The book will appeal to a wide audience including practitioners, policy makers, students and academics in the fields of social policy, social work, sociology, youth and community work, criminology, economics, education, housing and politics.

Lesley Pollock
Media Relations Manager
(01786) 467058


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Dr Monica Barry

University of Stirling

Stirling

FK9 4LA
Scotland

UK

telephone

Tel: 07855087117

email

Email: m.a.barry@stir.ac.uk


Graduates to Curb Growing Waiting Lists

Date released: Monday 17 January 2005

In conjunction with NHS Education for Scotland (NES), NHS psychologists and NHS Scotland, the Universities of Stirling and Dundee have developed a new training programme aimed at cutting growing waiting lists for psychological services in Scotland.

The 12-month MSc in Psychological Therapy in Primary Care will equip trainees with the competence to assess and treat adult patients who are suffering from a range of common mental health disorders. The programme will have a strong emphasis on developing the competence to deliver evidence-based psychological treatments as part of the tiered model of Mental Health Care provision.

The course will be jointly delivered by the University of Dundee and the University of Stirling with NHS Psychological Services providing on-site clinical training for the trainees.

Project Manager Dr Will Goodall said: “In 2003 honours graduates in Psychology formed 14% of the total psychology workforce in Scotland as Assistant Psychologists. They receive varied experience and support across services and have no formal post-graduate training. This course will provide the graduates with the training they need to assist a service which faces growing demands from Primary Care Teams and their patients.”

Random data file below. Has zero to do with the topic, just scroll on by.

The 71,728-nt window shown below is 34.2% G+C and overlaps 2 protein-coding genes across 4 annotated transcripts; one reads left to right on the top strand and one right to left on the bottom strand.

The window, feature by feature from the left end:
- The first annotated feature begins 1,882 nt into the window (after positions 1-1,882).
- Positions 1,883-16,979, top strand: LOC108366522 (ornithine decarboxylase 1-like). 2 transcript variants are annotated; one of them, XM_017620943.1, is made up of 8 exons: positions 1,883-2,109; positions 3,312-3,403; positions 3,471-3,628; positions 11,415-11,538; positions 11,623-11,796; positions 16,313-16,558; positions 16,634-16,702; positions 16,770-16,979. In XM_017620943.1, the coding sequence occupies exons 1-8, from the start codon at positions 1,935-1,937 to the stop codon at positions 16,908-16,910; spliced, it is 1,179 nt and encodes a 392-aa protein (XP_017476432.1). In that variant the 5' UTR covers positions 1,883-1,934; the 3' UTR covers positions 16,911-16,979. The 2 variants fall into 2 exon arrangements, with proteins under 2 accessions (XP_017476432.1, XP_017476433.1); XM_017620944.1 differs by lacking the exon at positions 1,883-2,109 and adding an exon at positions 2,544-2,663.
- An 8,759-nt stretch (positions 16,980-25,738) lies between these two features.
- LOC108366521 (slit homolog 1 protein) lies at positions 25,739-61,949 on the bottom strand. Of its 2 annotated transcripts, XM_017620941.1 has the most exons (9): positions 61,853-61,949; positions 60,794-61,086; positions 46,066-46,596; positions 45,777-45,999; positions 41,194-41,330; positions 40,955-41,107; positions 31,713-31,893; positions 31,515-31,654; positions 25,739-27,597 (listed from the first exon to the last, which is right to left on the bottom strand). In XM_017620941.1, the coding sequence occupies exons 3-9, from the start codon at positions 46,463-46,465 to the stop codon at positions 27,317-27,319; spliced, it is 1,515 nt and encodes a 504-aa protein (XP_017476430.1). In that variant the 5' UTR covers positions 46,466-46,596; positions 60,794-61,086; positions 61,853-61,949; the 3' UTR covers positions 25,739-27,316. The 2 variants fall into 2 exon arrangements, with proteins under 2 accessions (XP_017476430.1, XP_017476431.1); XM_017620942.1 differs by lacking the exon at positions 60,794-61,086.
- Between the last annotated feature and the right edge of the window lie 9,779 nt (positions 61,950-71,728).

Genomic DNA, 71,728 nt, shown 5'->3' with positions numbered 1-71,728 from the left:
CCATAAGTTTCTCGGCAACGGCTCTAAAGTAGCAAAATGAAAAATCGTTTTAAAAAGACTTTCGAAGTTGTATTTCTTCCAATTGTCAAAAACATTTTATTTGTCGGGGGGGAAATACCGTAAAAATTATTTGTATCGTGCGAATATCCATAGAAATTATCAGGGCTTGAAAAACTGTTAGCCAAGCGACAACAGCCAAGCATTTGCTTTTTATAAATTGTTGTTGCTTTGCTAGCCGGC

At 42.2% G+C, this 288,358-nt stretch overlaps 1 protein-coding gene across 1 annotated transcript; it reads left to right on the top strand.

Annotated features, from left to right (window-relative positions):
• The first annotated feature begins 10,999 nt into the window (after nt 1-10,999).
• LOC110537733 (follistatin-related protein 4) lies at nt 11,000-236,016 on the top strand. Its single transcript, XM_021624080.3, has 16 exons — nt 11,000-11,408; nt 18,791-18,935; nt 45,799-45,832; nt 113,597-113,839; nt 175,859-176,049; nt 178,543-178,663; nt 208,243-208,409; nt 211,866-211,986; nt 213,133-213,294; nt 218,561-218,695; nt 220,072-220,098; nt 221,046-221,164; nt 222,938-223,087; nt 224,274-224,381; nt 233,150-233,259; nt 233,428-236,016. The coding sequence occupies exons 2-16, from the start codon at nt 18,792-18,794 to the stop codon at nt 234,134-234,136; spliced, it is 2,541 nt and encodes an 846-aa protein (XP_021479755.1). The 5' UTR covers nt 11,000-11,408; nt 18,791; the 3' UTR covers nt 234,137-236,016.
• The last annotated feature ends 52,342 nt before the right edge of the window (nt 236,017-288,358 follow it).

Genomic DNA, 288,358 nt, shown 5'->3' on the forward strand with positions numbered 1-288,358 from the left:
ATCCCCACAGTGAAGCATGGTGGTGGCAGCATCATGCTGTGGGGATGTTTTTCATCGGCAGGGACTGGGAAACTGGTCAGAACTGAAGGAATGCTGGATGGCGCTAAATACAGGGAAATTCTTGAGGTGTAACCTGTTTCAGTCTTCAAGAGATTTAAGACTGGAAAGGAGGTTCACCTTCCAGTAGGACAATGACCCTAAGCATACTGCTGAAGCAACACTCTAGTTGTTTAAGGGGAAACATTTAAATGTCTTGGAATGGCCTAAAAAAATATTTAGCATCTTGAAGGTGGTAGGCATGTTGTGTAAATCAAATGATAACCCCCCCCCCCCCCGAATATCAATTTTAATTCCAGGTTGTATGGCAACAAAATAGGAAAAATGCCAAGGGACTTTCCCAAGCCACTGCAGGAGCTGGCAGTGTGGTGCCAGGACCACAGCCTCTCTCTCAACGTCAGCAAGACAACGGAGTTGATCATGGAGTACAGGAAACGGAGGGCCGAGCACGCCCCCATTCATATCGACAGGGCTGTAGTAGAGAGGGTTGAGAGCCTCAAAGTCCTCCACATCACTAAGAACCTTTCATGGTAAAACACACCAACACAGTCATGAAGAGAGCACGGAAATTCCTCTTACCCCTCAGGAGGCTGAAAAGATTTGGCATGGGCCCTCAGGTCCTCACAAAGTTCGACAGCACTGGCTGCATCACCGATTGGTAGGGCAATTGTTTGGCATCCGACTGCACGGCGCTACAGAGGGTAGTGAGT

All twenty-six-student places on the course, which was launched 10th January 2005, have been filled with placements distributed across Primary Care psychological services in Scotland.

Dr Ann Smyth, Director of Training for Psychology Services at NHS Education for Scotland added: “Graduate psychologists represent a large and virtually untapped pool of potential workforce for NHS Scotland. The obstacle to date has been access to training. There is ample evidence of the effectiveness of psychological interventions and demand for psychology services is growing. There is a real challenge in ensuring that the right number of staff with the right level of training are available in the right place at the right time to meet those needs.

“This course is valuable in offering a means of training psychology graduates to apply their knowledge and skills in a way which will allow them to make an effective contribution to the delivery of psychological interventions within primary care teams.”

Lesley Pollock
Media Relations Manager
(01786) 467058

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Dr William Goodall

University of Stirling

Stirling

FK9 4LA
Scotland

UK

telephone

Tel: + 44 (0) 1786 466839 or 07966 802229

email

Email: wg1@stir.ac.uk

or

 
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Jennifer Petrie